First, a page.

Janesville66.8°

Commission OKs plan for downtown BID

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JAMES P. LEUTE
August 19, 2008
— One speaker likened a proposed Business Improvement District to a train that will carry downtown Janesville and its supporters to a revitalized city center that’s been missing from the community’s landscape for decades.

Members of Janesville’s Plan Commission agreed Monday, voting overwhelmingly in support of the BID that is on track to start operations in January.


Members Steve Werner, Meridith Helgerson, Lori Hanewold, Kathy Voskuil and Nancy Zolidas voted in favor of the BID, while members Tom McDonald and Anda O’Connell, abstained over conflicts of interest.


The vote followed a public hearing in which 23 people spoke. Just more than half favored the BID, which would assess commercial, manufacturing and mixed-use properties at $2.80 per $1,000 of assessed valuation. The minimum assessment would be $275, while the maximum would be $3,500.


Opponents still have two opportunities to derail the BID.


By state statute, the BID is defeated if an opposition petition is signed by owners of properties representing more than 40 percent of the value of the property to be assessed in the district. That happened to a similar BID proposal in 2003.


If that doesn’t happen within 30 days, the city council will have the final say when it votes on the BID at its Monday, Sept. 22, meeting.


If approved, the BID would have a first-year budget of $199,500, of which $118,000 would come from property assessments and the remainder from city coffers.


The budget would target:


-- $21,700 for beautification and maintenance.


-- $30,000 for recruiting new downtown tenants and professional marketing.


-- $17,800 for events and celebrations, including an annual downtown event that would become a tradition.


-- $50,000 for signs to direct people downtown and landscaping.


-- $80,000 for personnel, rent and expenses.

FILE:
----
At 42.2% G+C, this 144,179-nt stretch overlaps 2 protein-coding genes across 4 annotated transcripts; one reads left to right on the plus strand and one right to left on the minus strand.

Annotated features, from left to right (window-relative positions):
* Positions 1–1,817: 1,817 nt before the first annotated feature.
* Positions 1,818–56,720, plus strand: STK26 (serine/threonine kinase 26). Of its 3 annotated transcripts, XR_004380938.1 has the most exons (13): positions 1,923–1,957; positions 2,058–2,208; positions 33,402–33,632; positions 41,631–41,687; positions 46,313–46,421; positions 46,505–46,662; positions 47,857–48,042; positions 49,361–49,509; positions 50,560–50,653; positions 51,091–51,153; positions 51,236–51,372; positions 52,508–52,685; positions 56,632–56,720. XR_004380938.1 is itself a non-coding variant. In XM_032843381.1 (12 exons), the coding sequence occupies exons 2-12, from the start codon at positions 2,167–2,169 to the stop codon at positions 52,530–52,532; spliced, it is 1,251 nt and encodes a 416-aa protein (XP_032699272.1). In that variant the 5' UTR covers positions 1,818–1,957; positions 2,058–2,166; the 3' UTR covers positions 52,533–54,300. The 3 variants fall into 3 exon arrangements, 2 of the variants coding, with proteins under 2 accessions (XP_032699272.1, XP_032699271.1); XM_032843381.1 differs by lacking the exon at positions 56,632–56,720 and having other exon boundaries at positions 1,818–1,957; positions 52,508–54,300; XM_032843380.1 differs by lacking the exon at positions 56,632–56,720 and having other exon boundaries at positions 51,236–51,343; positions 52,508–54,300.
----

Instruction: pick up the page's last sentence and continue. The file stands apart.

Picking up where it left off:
Everyone who spoke Monday expressed his or her interest in the revitalization of downtown Janesville.


But several voiced opposition to the formation of a BID, citing “smoke and mirrors” in the proposed budget, a downtown drug and panhandling problem that a BID won’t solve and an unfair assessment procedure.


Christine Wilke of Wilke Chiropractic and Leo Sokolik of the International Brotherhood of Electrical Workers said they’ve invested and maintained their buildings without any help—or assessments.


“For anyone to imply that those who oppose this are somehow not in support of the downtown is unfair and unjust,” Wilke said.


Dave Abrahamson, who owns Bee Line Alignment on Water Street, agreed that the BID wouldn’t be perfect for every property owner.


“But it’s absolutely got to be fair,” he said.


Morris Olsen, who owns Denny’s Auto Center on West Milwaukee Street, said the timing for the BID is wrong, primarily because of the economic uncertainties the community faces.


“The handful of people that want this have the (property) value,” he said. “Us small people can’t do much about it.


“We pay more; they pay less.”


Olsen suggested that a BID would be better funded without minimum and maximum assessments.


BID task force members have said the bell curve to fund the BID is balanced. The owners of the five properties with the highest assessments will contribute 14 percent of the budget, while the 68 properties assessed at the minimum will add 15 percent.


Bill Sodemann, who owns Phones Plus on West Milwaukee, said he’s not opposed to funding to improve the downtown, but the process is un-American. He noted that one property owner can start the BID process, but it takes 40 percent of the assessed property value to stop it.


“It’s legal, but it doesn’t mean it’s the proper thing to do,” he said.


Pete Kealey, who owns two properties downtown, said the area needs a strong, unified voice to move forward.


“This is not the pet project of a few people,” he said.


Mark Cullen, chairman of J.P. Cullen & Sons, said his company has done construction work in several cities that have implemented BIDs.


“You can always tell you’re in a different kind of community when you’re in a BID downtown,” he said.


Jim Alverson, who also owns several properties downtown, said the downtown is moving in the right direction, thanks to a dedicated legion of volunteers and investors who eventually burn out. The BID, he said, will amplify those efforts.



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